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African Health Ministers Commit to Ramped Up TB/HIV Treatment

<p>Kim Lewis</p>


March 20, 2013

Audio: Listen to interview with Dr. Marc Gastellu Etchegorry

Health ministers from Swaziland and South Africa have agreed to radically change the diagnosis and treatment of the co-epidemic of TB/HIV in their countries.   They made their comments at a press conference held on March 20 in Johannesburg.  Doctors Without Borders, also known as MSF, said TB deaths in southern Africa account for 40 percent of all TB deaths globally, and it remains the leading cause of death for people with HIV.  

In addition, death rates are highest among TB patients with multi-drug, or MDR, resistance to tuberculosis because fast and accurate diagnosis is rarely available.

Dr. Marc Gastellu Etchegorry, MSF’s international medical secretary, said the agreement to tackle TB and HIV in a new and innovative way is a real priority not only for the world, but particularly for southern Africa.

“It is a priority because we have a lot of cases by now, and TB is a very good illustration of that.  But one of the problems is that the patients have difficulties in accessing the treatment.  And as we have a lot of people who are moving from one place to another, or one country to another, it is really important to find a new means to deliver the treatment to them,” explained Gastellu Etchegorry.

He said the commitments made by Swaziland and South Africa highlighted the importance of centering treatments on the patient and not on the disease.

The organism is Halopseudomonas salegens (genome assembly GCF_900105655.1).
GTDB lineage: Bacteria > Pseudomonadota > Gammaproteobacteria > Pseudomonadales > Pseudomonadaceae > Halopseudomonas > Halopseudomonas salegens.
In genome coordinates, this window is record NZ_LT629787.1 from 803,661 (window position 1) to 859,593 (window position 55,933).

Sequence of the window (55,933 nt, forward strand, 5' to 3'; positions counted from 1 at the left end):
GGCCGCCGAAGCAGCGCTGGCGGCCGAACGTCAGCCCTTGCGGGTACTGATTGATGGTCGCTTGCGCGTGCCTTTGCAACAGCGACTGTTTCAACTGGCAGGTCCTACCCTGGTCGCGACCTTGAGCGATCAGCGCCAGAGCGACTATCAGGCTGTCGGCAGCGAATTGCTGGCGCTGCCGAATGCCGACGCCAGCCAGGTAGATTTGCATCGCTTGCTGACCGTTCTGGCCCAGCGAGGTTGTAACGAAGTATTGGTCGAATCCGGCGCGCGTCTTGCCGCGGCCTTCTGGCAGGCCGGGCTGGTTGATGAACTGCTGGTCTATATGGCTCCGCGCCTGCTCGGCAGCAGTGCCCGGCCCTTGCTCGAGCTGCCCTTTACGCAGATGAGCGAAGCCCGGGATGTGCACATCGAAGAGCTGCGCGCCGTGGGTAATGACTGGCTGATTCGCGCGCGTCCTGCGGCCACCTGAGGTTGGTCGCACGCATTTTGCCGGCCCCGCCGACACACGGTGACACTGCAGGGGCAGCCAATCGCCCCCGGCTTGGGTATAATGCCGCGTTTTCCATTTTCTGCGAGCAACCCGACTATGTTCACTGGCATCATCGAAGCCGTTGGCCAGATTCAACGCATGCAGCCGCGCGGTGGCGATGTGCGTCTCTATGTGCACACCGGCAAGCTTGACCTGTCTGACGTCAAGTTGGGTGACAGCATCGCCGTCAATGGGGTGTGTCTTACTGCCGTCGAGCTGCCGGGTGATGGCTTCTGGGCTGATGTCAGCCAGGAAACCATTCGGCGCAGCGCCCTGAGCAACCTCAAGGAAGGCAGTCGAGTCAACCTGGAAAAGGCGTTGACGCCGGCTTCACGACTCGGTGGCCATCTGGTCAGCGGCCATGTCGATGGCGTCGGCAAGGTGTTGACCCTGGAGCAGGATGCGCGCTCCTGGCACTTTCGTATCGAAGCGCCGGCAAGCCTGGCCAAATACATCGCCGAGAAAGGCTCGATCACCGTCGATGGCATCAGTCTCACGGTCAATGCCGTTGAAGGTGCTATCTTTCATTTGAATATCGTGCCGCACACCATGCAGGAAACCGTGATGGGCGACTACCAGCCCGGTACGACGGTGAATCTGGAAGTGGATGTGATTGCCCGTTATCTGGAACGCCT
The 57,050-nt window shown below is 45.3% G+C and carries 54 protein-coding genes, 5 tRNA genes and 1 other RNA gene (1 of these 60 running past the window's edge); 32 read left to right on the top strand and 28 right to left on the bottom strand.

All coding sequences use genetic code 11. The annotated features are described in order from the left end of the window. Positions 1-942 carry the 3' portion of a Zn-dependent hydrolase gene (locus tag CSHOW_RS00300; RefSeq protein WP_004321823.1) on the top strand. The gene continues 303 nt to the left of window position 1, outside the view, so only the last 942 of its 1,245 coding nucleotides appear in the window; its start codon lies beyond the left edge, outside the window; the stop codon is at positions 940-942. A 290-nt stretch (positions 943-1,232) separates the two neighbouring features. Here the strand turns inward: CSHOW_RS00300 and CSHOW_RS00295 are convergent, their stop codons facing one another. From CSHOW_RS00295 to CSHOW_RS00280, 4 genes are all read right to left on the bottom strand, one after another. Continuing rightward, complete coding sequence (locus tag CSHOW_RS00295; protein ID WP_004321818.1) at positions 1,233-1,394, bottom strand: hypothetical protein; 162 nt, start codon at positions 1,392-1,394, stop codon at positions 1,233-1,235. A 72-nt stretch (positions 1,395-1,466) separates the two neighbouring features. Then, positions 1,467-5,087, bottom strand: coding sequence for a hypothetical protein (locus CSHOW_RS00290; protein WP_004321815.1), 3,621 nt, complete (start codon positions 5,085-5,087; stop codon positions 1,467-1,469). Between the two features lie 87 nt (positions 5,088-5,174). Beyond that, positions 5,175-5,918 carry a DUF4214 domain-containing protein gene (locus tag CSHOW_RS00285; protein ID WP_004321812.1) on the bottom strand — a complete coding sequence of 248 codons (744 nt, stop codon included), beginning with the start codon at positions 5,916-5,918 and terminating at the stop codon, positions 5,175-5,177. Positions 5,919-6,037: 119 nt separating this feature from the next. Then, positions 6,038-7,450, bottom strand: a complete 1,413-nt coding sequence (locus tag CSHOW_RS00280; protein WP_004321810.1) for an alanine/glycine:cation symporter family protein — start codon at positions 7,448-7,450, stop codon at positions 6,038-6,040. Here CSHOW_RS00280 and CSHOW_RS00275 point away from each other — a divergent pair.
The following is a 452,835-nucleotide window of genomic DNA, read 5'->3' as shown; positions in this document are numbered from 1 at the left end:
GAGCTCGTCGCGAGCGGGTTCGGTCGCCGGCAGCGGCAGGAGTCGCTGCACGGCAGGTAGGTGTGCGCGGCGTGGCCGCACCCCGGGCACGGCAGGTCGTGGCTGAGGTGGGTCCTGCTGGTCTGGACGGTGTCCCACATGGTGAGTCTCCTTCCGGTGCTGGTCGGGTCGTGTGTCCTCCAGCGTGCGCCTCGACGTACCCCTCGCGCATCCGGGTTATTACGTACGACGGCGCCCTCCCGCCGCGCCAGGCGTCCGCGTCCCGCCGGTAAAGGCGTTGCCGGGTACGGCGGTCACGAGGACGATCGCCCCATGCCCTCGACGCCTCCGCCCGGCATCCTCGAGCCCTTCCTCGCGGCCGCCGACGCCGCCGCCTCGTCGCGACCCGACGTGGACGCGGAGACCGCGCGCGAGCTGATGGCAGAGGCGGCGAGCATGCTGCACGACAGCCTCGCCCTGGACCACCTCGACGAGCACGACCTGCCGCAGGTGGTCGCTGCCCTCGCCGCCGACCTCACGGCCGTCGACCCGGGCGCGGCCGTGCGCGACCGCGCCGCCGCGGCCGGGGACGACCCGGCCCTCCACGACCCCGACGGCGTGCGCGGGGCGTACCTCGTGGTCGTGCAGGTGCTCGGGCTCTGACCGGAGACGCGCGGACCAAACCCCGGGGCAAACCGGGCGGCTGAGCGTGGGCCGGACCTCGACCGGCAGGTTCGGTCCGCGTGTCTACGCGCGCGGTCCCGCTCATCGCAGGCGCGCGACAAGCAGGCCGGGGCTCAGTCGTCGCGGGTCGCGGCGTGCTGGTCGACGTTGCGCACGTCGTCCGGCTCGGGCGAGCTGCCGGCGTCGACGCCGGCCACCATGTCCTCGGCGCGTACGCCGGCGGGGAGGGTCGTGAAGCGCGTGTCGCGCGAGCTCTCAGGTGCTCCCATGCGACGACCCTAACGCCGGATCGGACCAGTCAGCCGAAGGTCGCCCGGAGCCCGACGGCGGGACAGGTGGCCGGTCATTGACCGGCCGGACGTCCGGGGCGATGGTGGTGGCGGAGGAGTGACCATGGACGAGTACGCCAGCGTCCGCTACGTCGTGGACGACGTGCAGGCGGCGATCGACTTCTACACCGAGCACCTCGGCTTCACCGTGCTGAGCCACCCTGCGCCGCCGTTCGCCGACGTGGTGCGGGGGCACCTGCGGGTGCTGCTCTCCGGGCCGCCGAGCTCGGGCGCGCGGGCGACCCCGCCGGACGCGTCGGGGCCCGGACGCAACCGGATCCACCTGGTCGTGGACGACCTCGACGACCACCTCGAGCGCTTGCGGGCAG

This, said Gastellu Etchegorry hopefully will be translated into action.

“The action is that we have to deliver diagnosis and treatment close to the patients, build the structure for that,” he explained.  “We also have to give the right documents to the patients so if they move they will be able to follow their treatment everywhere.  And this means they have to be harmonized.”

Gastellu Etchegorry emphasized the importance of building health structures that are able to diagnose and treat patients suffering from both TB and HIV at the same time.

“We have to be on the spot where patients are,” said Gastellu Etchegorry.  In addition, the action plan would involve the support of local authorities and governments to help bring about changes for people with TB/HIV.

The initiative to bring about a more vigorous response to deal with TB/HIV and MDR-TB is being funded by the Global Fund, along with other partnerships, and the mining sector.  Gastellu Etchegorry says it is not just a matter of money, but of political willingness to bring about radical change for the benefit of the patient.



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